“What we do know is you’ve got to wash your hands and keep away from people, and we think it's probable that wearing a regular cloth mask out in public will decrease secretions from spreading the virus,” he said.



It’s only possible for the virus to resurge in the fall if it goes away in the summer. Right now, Dr. Spellberg said he doesn’t know if the virus will still be as aggressive in June, July, and August.

“If it never goes away, there’s not a resurgence. There’s us managing it -- managing as cases rise, re-pushing out social distancing. As cases wane, we slowly open up. I think we’re going to be seeing sort of waxing and waning of our efforts and responding to local conditions.”

Millions of people have lost their jobs due to the novel coronavirus pandemic, and many are now without health insurance. Dr. Spellberg said the United States is the only industrialized country in the world that links health care to employment.

“That means when 30 million people file for unemployment in one month as has happened because of COVID-19, 75 percent of those people depend on their job for their insurance,” he said. “That's a lot of people getting thrown off their health insurance. That means they can't access health care. Now, if you’re the individual, you could be harmed by this virus because you can't get to the doctor. If you're the neighbor of the individual, you could be exposed to the virus because your neighbor can't get health care.”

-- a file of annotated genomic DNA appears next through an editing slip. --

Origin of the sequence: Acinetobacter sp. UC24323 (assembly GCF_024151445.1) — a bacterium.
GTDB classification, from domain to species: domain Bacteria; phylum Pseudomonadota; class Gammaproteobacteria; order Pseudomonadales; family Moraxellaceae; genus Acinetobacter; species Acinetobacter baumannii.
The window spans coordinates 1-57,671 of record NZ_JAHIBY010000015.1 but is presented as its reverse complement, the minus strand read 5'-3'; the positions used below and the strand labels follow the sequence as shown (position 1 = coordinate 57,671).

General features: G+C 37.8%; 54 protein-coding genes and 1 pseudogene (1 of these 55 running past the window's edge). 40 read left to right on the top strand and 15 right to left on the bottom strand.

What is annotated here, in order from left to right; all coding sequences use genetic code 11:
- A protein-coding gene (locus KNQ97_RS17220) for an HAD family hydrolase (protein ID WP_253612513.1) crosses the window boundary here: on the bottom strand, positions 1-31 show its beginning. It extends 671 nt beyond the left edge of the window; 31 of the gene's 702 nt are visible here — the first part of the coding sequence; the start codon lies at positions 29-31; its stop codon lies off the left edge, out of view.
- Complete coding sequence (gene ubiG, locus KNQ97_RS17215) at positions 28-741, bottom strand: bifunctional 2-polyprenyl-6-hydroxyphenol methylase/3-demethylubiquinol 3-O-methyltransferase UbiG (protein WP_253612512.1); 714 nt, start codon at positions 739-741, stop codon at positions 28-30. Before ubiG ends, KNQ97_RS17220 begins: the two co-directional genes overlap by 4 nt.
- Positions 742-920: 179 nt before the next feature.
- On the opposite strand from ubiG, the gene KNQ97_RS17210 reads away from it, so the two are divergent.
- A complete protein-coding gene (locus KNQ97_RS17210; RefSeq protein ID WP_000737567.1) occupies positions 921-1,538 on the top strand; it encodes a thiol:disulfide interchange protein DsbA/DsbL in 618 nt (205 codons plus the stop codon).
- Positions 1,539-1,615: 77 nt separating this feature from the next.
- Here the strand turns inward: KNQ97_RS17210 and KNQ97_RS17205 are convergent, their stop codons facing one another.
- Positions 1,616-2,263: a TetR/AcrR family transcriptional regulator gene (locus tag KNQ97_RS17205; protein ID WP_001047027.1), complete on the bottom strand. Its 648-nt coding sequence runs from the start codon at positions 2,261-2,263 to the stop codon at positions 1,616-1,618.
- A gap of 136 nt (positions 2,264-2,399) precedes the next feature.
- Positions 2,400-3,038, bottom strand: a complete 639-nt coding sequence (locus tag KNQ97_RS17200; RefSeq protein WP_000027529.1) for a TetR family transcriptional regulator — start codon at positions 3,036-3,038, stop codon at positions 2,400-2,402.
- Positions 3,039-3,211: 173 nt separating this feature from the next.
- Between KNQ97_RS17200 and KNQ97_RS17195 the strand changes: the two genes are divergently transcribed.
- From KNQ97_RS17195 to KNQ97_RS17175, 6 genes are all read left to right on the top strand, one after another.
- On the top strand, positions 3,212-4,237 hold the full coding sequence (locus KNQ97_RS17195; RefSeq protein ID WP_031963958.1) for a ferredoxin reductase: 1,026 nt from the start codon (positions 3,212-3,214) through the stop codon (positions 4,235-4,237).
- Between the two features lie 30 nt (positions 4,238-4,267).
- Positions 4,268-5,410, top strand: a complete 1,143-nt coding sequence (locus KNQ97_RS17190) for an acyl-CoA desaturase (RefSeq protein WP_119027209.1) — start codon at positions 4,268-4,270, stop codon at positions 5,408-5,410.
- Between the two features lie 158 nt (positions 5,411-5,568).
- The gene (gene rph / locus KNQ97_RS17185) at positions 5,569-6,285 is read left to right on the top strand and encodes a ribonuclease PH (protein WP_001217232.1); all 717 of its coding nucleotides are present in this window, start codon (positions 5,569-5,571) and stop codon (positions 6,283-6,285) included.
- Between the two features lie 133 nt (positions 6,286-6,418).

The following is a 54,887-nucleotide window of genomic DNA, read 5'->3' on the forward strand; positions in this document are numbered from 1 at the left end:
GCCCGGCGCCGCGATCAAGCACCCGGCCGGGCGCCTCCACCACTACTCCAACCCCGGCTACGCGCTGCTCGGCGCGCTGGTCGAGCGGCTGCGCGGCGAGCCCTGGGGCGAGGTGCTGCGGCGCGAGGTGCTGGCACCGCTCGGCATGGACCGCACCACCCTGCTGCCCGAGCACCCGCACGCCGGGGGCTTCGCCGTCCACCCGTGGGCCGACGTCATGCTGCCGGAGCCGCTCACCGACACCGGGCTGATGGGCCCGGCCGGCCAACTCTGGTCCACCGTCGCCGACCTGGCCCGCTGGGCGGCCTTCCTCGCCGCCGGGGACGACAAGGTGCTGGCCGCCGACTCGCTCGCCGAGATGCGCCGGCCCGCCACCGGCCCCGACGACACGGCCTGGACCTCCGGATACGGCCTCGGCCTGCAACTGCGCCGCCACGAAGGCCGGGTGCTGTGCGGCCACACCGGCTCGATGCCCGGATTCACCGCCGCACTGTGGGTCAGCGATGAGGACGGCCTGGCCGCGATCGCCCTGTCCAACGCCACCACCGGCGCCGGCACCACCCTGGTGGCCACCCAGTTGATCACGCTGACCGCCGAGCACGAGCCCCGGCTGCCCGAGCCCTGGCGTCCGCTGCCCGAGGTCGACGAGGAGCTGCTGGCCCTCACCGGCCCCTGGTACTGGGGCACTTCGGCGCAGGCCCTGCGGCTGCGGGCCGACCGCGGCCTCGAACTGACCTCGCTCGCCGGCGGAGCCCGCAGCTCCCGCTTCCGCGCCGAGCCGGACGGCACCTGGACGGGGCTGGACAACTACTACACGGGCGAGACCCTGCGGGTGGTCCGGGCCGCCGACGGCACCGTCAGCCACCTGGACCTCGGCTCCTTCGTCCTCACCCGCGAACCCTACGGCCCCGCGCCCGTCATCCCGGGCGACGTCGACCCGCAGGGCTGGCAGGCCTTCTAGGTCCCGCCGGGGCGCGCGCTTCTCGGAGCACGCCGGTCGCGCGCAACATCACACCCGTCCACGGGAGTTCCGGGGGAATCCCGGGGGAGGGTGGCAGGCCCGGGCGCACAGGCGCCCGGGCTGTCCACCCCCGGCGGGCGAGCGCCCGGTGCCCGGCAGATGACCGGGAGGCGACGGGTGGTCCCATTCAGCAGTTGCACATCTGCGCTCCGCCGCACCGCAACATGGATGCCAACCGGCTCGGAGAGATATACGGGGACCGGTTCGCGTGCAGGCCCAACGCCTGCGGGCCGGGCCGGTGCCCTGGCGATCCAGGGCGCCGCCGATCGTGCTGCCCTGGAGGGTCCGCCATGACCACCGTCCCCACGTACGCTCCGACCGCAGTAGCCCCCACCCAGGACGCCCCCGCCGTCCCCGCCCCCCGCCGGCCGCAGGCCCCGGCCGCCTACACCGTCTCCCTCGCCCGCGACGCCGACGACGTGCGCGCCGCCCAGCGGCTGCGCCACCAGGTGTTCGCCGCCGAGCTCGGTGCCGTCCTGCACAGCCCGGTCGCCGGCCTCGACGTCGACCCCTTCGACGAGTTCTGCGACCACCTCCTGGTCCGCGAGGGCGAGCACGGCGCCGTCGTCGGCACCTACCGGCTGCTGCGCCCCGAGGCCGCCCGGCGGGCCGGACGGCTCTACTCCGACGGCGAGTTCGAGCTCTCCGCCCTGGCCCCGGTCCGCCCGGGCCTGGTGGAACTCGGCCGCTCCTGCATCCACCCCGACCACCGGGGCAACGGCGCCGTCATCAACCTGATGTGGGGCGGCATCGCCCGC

Dr. Spellberg said it’s a bad idea to “strip away health care access to people in the middle of a once-in-a-century pandemic.” 

“It's time for the U.S. to come to grips with our broken health care system.”

COVID-19 has exposed intrinsic weaknesses in the U.S. health care system.

“The fact is, Americans pay $3.65 trillion per year for health care. That is enormously more than any country on Earth, and we actually live shorter lives than all of our peer nations. We get terrible value for the dollars we spend.”

Dr. Spellberg’s book, “Broken, Bankrupt, and Dying,” is out June 30.